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Canberra Today 3°/9° | Saturday, April 13, 2024 | Digital Edition | Crossword & Sudoku

Lehrmann case to reopen to test drugs and other claims

A defamation case involving former Liberal staffer Bruce Lehmann will hear fresh evidence. (Mick Tsikas/AAP PHOTOS)

By Miklos Bolza and Luke Costin in Sydney

Broadcaster Seven Network allegedly reimbursed Bruce Lehrmann for money spent on illicit drugs and sex workers as it tried to recruit him for a tell-all interview.

The claims made by former Seven producer Taylor Auerbach – and contested by the broadcaster – led to a judge agreeing to reopen Lehrmann’s defamation case against Network Ten before a judgment was due to be delivered.

The 28-year-old ex-Liberal staffer is suing Ten and journalist Lisa Wilkinson over a February 2021 report on The Project during which fellow staffer Brittany Higgins claimed he raped her in a Parliament House office in 2019.

In three affidavits filed with the Federal Court, Mr Auerbach alleged Lehrmann leaked private and confidential texts from Ms Higgins, sending them to Seven ahead of an exclusive interview on its Spotlight program in August 2023.

On Tuesday evening, the court heard the texts were provided to Seven in breach of an implied undertaking, which holds that untendered evidence from an abandoned criminal case can’t be used for other purposes.

Lehrmann previously denied in court providing any material to Seven other than his recorded interview.

But the fresh allegations amounted to “an egregious contempt of court”, Ten’s barrister Matt Collins KC said in written submissions to the court.

Had the information, including undisclosed benefits, been known earlier it could have formed the basis of Ten applying to have the entire Lehrmann case thrown out, Dr Collins said.

In his untested affidavit, Mr Auerbach alleges Seven bankrolled a lavish lifestyle for Mr Lehrmann in the lead-up to his explosive interview, including flights, a golf excursion to Tasmania and more than $10,000 spent on a Sydney Thai massage.

One of several lavish meals involved Lehrmann and three others sharing a $361 tomahawk steak and another $140 in food at a high-end Sydney restaurant in January 2023.

Earlier that month, Seven reimbursed Lehrmann for more unconventional expenses, Mr Auerbach claimed.

“I recall that monies paid by (Lehrmann) for illicit drugs and prostitutes that evening at the Meriton and the following evening at a brothel in Surry Hills were reimbursed to (Lehrmann) by Seven,” he said in his affidavit.

Mr Auerbach later left Seven to work as an investigations producer at Sky News.

He said he was fired from Sky in March following media reports about an alleged $1000 payment made by Seven to Lehrmann for the Thai massage.

Mr Auerbach has threatened to sue Lehrmann for defamation over comments that he was a “disgruntled” employee, and Seven for public statements that he was disciplined for misusing a company credit card.

Seven said in a statement it strongly denied Mr Auerbach’s “false and misleading claims”.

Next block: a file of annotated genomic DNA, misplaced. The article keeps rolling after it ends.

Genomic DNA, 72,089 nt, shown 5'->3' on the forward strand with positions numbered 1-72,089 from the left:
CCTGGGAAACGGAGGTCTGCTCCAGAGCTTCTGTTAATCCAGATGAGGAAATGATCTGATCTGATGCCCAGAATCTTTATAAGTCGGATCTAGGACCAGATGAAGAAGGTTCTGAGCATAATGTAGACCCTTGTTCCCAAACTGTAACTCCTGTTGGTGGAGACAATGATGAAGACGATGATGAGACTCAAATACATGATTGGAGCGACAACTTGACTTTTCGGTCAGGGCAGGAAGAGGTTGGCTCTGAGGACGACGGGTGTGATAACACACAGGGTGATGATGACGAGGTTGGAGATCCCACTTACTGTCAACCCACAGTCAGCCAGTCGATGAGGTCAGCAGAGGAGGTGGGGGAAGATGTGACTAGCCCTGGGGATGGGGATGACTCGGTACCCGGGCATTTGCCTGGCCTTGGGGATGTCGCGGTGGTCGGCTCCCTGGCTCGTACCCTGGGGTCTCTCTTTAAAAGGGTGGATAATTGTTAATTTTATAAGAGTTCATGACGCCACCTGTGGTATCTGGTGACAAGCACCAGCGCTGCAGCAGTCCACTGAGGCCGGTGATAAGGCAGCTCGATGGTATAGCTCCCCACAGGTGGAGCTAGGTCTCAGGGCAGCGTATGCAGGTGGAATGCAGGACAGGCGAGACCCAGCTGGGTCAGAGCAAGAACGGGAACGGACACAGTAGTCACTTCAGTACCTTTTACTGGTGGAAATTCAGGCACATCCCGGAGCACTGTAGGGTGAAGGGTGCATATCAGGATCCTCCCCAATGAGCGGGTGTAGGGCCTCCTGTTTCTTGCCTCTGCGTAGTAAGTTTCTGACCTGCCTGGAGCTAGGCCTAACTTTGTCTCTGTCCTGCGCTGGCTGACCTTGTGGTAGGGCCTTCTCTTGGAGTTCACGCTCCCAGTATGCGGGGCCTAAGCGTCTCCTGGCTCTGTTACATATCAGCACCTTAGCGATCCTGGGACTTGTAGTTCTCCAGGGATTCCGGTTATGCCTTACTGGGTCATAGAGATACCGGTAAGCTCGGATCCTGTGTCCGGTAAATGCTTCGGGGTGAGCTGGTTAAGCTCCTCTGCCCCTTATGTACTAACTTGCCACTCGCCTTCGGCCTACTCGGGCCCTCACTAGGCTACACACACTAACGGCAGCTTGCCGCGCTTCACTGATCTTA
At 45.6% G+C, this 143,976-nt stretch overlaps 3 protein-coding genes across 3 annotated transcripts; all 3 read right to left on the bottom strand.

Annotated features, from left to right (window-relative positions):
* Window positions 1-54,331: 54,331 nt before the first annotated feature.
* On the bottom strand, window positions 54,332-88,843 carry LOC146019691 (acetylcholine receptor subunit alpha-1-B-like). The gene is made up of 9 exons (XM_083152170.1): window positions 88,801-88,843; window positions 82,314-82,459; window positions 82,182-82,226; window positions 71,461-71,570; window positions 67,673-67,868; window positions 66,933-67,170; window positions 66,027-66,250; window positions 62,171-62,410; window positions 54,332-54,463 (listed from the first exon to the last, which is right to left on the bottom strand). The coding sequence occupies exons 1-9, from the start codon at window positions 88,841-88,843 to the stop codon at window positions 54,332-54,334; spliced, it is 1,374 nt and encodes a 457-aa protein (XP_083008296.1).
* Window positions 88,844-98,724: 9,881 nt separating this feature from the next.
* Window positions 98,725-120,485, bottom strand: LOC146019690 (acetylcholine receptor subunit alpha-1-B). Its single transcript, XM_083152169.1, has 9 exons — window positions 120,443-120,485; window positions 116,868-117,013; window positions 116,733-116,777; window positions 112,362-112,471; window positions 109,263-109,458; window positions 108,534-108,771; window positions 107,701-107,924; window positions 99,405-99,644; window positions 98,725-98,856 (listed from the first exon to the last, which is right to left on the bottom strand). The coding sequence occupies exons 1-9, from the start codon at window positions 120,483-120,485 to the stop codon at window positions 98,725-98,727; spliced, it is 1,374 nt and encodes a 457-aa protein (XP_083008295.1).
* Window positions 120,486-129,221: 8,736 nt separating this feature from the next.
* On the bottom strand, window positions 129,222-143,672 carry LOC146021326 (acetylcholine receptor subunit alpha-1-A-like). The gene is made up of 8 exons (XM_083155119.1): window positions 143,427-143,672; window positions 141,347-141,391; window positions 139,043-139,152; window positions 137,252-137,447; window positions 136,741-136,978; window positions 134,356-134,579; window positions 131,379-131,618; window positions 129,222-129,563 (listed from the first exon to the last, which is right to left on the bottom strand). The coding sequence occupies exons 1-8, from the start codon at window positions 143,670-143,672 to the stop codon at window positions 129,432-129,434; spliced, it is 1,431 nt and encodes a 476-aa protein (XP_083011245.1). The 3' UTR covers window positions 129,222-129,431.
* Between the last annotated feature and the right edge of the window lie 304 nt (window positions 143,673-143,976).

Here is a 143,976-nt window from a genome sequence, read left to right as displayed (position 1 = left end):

The network said it would never reveal its sources, noting Lehrmann’s prior denials that he leaked the texts.

“Furthermore, Seven did not condone or authorise the alleged payments to Mr Lehrmann referred to in the affidavits,” a Seven spokesman said.

“The person involved admitted to the misuse of a Seven corporate card and all unauthorised expenses were immediately reimbursed.”

On Tuesday night, Justice Michael Lee accepted Ten’s last-minute bid to admit fresh evidence, saying it could change the determination of the case.

The reopening of the case means the parties will return to court on Thursday to hear from Mr Auerbach and Seven’s lawyers.

Justice Lee said he remained hopeful of delivering his judgment next week but would confirm the timing on Monday.

The last-minute hearing came after Ten filed its bid to reopen the case on Easter Sunday.

Lehrmann has settled separate defamation cases with news.com.au and the ABC over their coverage of Ms Higgins’ allegations, receiving $445,000 in legal costs under the agreements.

The criminal case was derailed due to juror misconduct, with prosecutors dropping the charge over fears for Ms Higgins’ health.

Lehrmann has always denied any wrongdoing.

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2 Responses to Lehrmann case to reopen to test drugs and other claims

cbrapsycho says: 3 April 2024 at 2:20 pm

Lehrmann has trashed his own reputation, assuming he had a half decent one before this. He’s sought to capitalise indecently on being accused of a crime, one that has not yet been fully investigated and tried, but where he’s repeatedly lied about his own actions. Who on earth would trust him after this?

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David says: 4 April 2024 at 10:22 am

The only victims seem to be the Australian public who have wasted their time from the start on a bunch of questionable people making false claims about each other for monetary gain. If only Higgins had kept some physical evidence in the many opportunities available to her we would have avoided all of this. I hope this message is getting out to all the unfortunate future victims.

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